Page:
The History and Evolution of the Oakland Athletics Logo

The Oakland Athletics have been in existence for a long, long time. For proof, look no further than the fact that it was one of the eight founding teams of the American League, though that happened when the baseball team was still situated in Philadelphia. In short, the Oakland Athletics started out in 1900 as the Philadelphia Athletics because the American League wanted a baseball team to compete with the National League’s Philadelphia Phillies. On the whole, the Athletics were very popular, not least because of their periods of enormous success. However, the baseball team had its bad times as well, which eventually resulted in it being sold in 1954 to become the Kansas City Athletics. Eventually, the baseball team was moved over by its owner Charles O. Finley to Oakland to become the Oakland Athletics in 1967, where it has remained ever since that time.

How Has the Oakland Athletics Logo Changed Over Time?

From 1901 to 1919, the Philadelphia Athletics used an “A” as the logo of the baseball team. The first version was a simple and straightforward block letter that saw use for a single season before it was replaced by a second version that used a fancier font. Moreover, it is interesting to note that the blue of the first version was replaced by a darker blue for the second version, thus resulting in a rather significant change on the whole.

In 1920, the Philadelphia Athletics started using an elephant in the same shade of blue as its previous logo. The baseball team’s use of an elephant mascot can be traced to when the New York Giants manager John McGraw called it a “white elephant,” meaning something with a much higher cost of maintenance than what it is worth. As a result, the Philadelphia Athletics manager Connie Mack decided that the white elephant was going to be the baseball team’s new mascot, which was when it started showing up more and more in relation to it. In total, the Philadelphia Athletics continued to use an elephant for its logo from 1920 to 1927, though there were a couple of variations with one being a blue elephant standing on its hind legs and the other being a white elephant standing on its hind legs.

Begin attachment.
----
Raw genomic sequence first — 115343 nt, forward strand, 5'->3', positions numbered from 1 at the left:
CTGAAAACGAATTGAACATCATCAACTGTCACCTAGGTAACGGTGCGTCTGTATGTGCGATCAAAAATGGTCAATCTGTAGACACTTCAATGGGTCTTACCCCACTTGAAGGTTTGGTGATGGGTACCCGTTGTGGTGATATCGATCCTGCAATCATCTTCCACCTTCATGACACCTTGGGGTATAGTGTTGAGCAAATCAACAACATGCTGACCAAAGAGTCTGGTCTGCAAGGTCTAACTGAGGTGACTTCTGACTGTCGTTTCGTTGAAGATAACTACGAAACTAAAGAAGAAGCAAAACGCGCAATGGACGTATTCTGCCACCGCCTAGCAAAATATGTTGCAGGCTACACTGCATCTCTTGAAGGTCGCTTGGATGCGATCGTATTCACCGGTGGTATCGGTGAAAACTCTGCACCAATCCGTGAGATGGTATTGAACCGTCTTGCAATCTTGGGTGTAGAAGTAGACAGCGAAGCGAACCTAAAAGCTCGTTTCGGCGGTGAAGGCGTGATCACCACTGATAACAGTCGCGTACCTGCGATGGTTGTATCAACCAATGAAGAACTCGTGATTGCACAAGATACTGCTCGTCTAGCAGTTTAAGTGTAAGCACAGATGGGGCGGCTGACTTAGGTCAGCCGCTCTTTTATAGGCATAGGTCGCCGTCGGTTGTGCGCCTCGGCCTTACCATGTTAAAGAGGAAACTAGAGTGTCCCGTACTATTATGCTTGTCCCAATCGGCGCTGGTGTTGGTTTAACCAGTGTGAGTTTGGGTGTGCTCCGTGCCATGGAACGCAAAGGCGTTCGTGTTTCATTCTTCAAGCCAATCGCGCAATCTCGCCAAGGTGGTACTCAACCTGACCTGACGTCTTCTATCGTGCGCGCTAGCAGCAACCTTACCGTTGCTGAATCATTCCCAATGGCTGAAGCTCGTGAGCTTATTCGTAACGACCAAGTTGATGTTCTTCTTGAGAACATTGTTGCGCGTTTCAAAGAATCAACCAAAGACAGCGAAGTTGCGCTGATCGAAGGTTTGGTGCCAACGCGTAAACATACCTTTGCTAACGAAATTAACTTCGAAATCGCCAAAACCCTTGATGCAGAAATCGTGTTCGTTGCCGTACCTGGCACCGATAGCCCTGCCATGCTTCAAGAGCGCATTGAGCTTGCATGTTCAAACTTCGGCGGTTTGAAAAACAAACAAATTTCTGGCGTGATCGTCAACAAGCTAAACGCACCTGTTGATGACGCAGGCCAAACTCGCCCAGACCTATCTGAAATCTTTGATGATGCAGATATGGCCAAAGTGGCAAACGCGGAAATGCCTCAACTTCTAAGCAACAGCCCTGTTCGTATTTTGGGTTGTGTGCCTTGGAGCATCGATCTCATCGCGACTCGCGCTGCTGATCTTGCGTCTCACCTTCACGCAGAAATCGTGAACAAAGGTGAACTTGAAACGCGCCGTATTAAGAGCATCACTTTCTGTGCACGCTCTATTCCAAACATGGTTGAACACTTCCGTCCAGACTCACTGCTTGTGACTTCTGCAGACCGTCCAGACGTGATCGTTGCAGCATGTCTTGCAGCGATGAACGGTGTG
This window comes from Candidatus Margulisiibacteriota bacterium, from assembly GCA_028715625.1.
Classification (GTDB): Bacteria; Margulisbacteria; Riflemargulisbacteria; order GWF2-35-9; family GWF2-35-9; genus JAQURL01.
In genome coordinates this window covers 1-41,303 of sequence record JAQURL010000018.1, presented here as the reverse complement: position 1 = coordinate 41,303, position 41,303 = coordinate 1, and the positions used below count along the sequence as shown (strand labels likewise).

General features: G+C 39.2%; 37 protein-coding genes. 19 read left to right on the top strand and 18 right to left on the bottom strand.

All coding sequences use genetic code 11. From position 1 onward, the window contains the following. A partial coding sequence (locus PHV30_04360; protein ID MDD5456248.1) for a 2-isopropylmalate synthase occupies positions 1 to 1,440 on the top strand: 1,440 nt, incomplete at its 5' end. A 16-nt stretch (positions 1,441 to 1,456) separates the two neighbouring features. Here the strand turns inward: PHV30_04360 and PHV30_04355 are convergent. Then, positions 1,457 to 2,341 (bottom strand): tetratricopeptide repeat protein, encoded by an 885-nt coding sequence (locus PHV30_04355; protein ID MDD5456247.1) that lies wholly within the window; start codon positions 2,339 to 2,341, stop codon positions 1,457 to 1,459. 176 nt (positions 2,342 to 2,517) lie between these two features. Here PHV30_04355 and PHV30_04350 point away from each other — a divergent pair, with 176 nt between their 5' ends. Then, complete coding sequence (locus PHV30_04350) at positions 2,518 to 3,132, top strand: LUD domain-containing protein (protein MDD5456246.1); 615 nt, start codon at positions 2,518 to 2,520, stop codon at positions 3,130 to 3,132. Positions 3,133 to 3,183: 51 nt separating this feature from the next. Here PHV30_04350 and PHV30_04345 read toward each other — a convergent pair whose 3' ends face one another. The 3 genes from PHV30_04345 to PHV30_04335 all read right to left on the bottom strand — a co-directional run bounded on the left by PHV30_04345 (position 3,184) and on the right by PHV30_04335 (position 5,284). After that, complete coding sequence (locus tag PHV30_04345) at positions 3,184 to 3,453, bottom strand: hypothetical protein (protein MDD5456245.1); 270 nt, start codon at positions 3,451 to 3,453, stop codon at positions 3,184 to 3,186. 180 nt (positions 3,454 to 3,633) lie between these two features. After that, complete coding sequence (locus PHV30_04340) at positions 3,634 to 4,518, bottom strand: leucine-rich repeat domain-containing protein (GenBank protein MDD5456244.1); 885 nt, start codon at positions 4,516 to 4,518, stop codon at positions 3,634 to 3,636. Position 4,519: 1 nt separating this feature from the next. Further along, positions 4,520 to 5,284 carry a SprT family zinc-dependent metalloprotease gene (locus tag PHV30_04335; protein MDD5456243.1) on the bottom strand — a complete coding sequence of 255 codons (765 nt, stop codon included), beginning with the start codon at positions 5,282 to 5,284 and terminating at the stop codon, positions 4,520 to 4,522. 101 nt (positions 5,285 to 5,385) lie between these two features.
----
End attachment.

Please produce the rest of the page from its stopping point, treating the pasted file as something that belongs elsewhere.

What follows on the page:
The baseball team then proceeded to use a more ornamented “A” from 1928 to 1929, which was blue but came with a blue and white outline. In turn, this was followed by a side profile of the elephant mascot on its four legs while rendered in white but with a blue outline, which saw use from 1930 to 1938. Eventually, this logo was replaced by an elephant clutching a baseball in its nose and then an elephant clutching a baseball ball in its nose while standing on a baseball.

It is interesting to note that the latter logo continued to see use throughout the baseball team’s entire time as the Kansas City Athletics from 1955 to 1967. This was particularly curious because Charles O. Finley had actually changed the baseball team’s mascot from an elephant to a mule, which was rumored to have been an attempt to appeal to the locals based on their politics.

In any case, when the Kansas City Athletics became the Oakland Athletics, the elephant logo was at last switched out for a green “A” over a white baseball with gold stitching. Said logo saw a revision in 1971, but by 1983, it had been simplified to a gold “A” within a white circle with a green border. Eventually, there was a revision of this logo as well in 1993, thus resulting in a green “A” in a white circle with a much thicker green border as well as “Oakland Athletics” written in white letters within it. This is the logo that continues to see use in the present, though it is interesting to note that there is an alternate logo that makes use of the elephant mascot as well.

Final Thoughts

The current logo has seen sufficient use that it has become an iconic symbol of the Oakland Athletics. However, one can’t help but wonder whether it will last for decades and decades to come, which in turn, means that one can’t help but wonder if the Oakland Athletics’ future logos will continue to stick with the “A” instead of going for something much more detailed and much more dramatic in nature.


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